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Not Everything Of Value in Education Can Be Captured By a Number

Not Everything Of Value in Education Can Be Captured By a Number_5fbe382c00665.jpeg
Better Conversation EduCountdown 2019 National Network of State Teachers of the Year (NNSTOY) Patrick Kelly relationships student-teacher relationship teacher effectiveness teacher quality Teacher Voice What We Got Right

Not Everything Of Value in Education Can Be Captured By a Number

What We Got Right

Not Everything Of Value in Education Can Be Captured By a Number

The past decade is the first that I have spent entirely as an educator, and it is incredible to reflect back on how much things have changed over that time. At the federal level, our education system has experienced the shift from No Child Left Behind to the Every Student Succeeds Act, followed by the different approaches to ESSA implementation resulting from a change in presidential administrations. With the flexibility afforded by ESSA, some states have sought to innovate while others have largely maintained the status quo. And at the school level, seemingly everything has changed in a decade that started with Facebook and is closing with Tik Tok. 

In trying to capture the story of a decade in education, the temptation is to focus entirely on what can be quantified, from test scores to funding. In looking at these numbers, it can be easy to fall into the trap of focusing exclusively on what has gone wrong in schools. But, if there is one thing I have learned in the past decade of teaching, it is this simple truth: not everything of value in education can be captured in a number. Instead, too often, the things that matter most aren’t the statistics—they are the stories. And it is in those individual stories where I feel you can most clearly see what has gone right in schools over the past ten years.

‘A Christmas Carol’ With A Twist

I experienced one of those stories this week. For the past six years, our school’s incredible drama program has staged a unique production of Dickens’ A Christmas Carol during the holiday season, and attending has become a tradition for my family. This year, the production had a special twist as our theater teacher invited back alumni from the past six years to reprise their roles in the play.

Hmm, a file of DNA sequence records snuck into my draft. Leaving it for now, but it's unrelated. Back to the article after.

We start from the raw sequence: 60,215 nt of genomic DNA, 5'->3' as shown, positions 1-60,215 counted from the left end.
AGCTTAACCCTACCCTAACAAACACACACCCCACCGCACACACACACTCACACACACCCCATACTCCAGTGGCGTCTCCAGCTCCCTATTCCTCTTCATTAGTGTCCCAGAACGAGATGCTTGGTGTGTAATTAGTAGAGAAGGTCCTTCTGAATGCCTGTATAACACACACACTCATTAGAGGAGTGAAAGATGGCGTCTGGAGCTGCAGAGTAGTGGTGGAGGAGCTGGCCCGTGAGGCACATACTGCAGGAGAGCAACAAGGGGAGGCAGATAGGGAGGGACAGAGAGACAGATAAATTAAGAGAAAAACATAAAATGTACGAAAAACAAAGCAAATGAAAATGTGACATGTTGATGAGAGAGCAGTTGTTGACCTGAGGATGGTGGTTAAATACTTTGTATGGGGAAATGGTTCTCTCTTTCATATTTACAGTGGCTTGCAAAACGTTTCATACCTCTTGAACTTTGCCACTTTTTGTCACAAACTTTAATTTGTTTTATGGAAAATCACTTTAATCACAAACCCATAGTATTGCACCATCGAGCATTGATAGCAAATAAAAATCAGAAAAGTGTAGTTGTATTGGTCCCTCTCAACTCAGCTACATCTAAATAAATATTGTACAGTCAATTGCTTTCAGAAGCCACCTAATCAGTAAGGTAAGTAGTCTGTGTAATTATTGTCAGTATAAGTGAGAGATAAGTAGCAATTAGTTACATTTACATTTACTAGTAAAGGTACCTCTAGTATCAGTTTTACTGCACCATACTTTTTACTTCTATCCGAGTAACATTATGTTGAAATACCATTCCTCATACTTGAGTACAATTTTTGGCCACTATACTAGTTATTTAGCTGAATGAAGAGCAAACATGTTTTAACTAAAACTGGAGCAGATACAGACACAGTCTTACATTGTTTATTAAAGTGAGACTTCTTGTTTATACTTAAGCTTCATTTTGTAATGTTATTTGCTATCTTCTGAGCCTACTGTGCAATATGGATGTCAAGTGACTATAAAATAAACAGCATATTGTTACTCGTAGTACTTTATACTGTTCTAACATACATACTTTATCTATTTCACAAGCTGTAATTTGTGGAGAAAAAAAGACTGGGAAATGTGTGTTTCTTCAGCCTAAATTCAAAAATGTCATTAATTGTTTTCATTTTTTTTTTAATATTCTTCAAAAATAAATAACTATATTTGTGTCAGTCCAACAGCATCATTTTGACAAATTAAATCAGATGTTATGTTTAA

As noted in the play’s program, these young adults are now engaged in a wide range of post-secondary pursuits—from continuing their education to becoming established professionals in locations across the country. Because of their busy lives, they had little quality time to rehearse, but they provided the type of performance that touched the audience. And in that performance, I saw a crystal clear picture of what has gone right in our schools—the power of a teacher to touch and forever change the lives of their students.

Most of the former students in the production are no longer engaged in the theater, but even three or four years after they last stood on stage, the skills they learned in high school were brilliantly on display. Trying to measure the excellence of the performance would prove challenging in our current standardized test-driven educational paradigm. In fact, if you could find a test to administer to the performance, it probably would have received a grade of “C,” but only because the performance showed mastery of so many different “c” words we say we value in education but rarely try to measure.